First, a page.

THROUGH THE LENS: Two Small Colorado Festivals Fuel Bluegrass Fans and Tradition
Bruce Molsky - SnowyGrass Festival 2023 - Photo by Kevin Slick
This week the the column travels to Colorado and features two lesser known, small town bluegrass festivals: High Mountain Hay Fever Bluegrass Festival in Westcliffe (July 6-9) and SnowyGrass Music Festival in Estes Park (July 14-16), the gateway to the Rocky Mountain National Park.
With 30 annual festivals, Colorado is a hotbed of bluegrass and roots music gatherings. While the state’s Telluride and RockyGrass fests are larger and better known, this week serves as a tribute to these smaller festivals that kept the faith alive during the genre’s lean years and are now proliferating across the country.
Festivals like High Mountain Hay Fever and SnowyGrass feature local talents and serve as fertile ground for artistic development. Without such events we would not have Del McCoury, Alison Krauss, Billy Strings, or Molly Tuttle, along with so many others who have become household names.
Providing this week’s report is longtime bluegrass fan and first-time contributor to the column, Kevin Slick. Kevin describes himself as “a parent, musician, composer, visual artist, photographer, writer, and teacher, sometimes all at the same time.” He’s also a former president of The Colorado Bluegrass Music Society, and in 2021 was nominated for International Bluegrass Music Association’s Graphic Designer of the Year Award. You can find out more about Kevin here.
High Mountain Hay Fever Bluegrass Festival
Stunning views of the Sangre de Cristo Mountains provide a magnificent backdrop for High Mountain Hay Fever, a nonprofit festival that celebrated its 20th year last month. Since its inception the festival has raised more than $800,000 for children’s health needs and has expanded its support to provide dental and mental health services as well for the southern Colorado area.
The small-town setting of the festival gives it a laid-back, easygoing feel. As Westcliffe (population 546, elevation 7,867 feet) is a “dark sky community,” when the last band’s set is over, fans are often treated to a spectacular view of the Milky Way that few ever get to see.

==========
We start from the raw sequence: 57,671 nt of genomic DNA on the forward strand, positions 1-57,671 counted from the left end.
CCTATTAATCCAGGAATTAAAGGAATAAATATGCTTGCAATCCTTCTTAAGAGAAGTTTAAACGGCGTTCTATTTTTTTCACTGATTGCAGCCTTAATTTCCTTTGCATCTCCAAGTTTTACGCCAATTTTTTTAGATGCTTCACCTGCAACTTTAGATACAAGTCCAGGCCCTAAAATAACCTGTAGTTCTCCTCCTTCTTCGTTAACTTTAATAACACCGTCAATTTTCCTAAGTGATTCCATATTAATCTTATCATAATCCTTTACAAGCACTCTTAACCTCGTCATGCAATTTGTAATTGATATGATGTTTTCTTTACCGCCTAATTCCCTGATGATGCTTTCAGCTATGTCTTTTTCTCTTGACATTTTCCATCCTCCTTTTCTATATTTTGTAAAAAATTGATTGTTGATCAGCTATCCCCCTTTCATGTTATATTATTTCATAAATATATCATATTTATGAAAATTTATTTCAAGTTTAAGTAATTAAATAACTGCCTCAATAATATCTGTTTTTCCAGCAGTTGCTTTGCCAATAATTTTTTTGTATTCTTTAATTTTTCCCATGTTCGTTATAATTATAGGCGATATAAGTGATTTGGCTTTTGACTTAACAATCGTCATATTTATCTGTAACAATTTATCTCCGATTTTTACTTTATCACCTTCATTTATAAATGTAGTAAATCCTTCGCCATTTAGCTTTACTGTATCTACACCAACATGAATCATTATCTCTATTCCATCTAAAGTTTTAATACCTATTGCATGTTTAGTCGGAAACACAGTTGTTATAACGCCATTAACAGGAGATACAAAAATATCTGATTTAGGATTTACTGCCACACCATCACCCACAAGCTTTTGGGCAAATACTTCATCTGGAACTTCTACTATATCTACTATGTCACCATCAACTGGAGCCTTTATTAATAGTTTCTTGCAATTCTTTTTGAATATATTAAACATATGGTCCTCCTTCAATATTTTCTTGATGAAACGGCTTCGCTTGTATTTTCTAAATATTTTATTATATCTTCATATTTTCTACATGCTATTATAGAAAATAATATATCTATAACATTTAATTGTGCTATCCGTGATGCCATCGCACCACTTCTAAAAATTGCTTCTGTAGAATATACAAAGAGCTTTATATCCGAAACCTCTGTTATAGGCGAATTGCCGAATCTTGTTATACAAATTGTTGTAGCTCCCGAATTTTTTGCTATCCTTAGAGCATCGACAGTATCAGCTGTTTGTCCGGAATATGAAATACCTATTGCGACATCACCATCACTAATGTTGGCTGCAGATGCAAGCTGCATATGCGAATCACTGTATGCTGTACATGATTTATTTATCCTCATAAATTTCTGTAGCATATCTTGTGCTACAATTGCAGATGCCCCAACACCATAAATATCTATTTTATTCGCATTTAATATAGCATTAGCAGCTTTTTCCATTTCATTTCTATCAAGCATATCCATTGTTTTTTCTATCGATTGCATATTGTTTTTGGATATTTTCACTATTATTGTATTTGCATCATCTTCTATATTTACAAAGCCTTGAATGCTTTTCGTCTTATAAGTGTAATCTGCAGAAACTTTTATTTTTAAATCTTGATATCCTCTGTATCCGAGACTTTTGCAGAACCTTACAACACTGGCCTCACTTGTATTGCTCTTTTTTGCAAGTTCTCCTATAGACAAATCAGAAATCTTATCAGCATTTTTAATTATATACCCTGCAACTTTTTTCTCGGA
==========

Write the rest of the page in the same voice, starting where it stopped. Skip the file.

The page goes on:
With host band Dry Branch Fire Squad and board member Heidi Clare’s amazing fiddling and the dancing skills of her partner Ron Thomason (festival president), there is a solid traditional feel to this festival.
This year bands included Ralph Stanley II, The Baker Family, Uncle Shuffelo and His Haint Hollow Hootenanny, The Southwest Bluegrass All Stars, Long Road Home, Higher Ground Bluegrass, The Blue Canyon Boys, Hillbilly Fever, and The Red Mountain Boys.
SnowyGrass Music Festival
SnowyGrass began in 2016 as a single-day event in a small park in the town of Estes Park (population 5,799, elevation 7,523 feet) but has grown to a three-day gathering and relocated outside of town. As with Westcliffe, part of the allure of Estes Park is the amazing views of mountains and the wildlife that often wanders into or flies over the festival site.
The fest has a hometown feel where everyone seems to know everyone else. The vibrant Colorado music scene gives smaller festivals such as this one a ready-made audience who come to play with old friends as much as to see the national bands who have traveled to play in the clear, high air of the Rocky Mountains.
This year Colorado groups such as Orchard Creek Band, The Blue Canyon Boys, Ragged Union, Lost Penny, FY5, Brandywine and the Mighty Fines, and Chain Station shared the stage with nationally known names including Becky Buller, Frank Solivan, Special Consensus, and Bruce Molsky’s Mountain Drifters.
Click on any photo below to view the gallery as a full-size slideshow.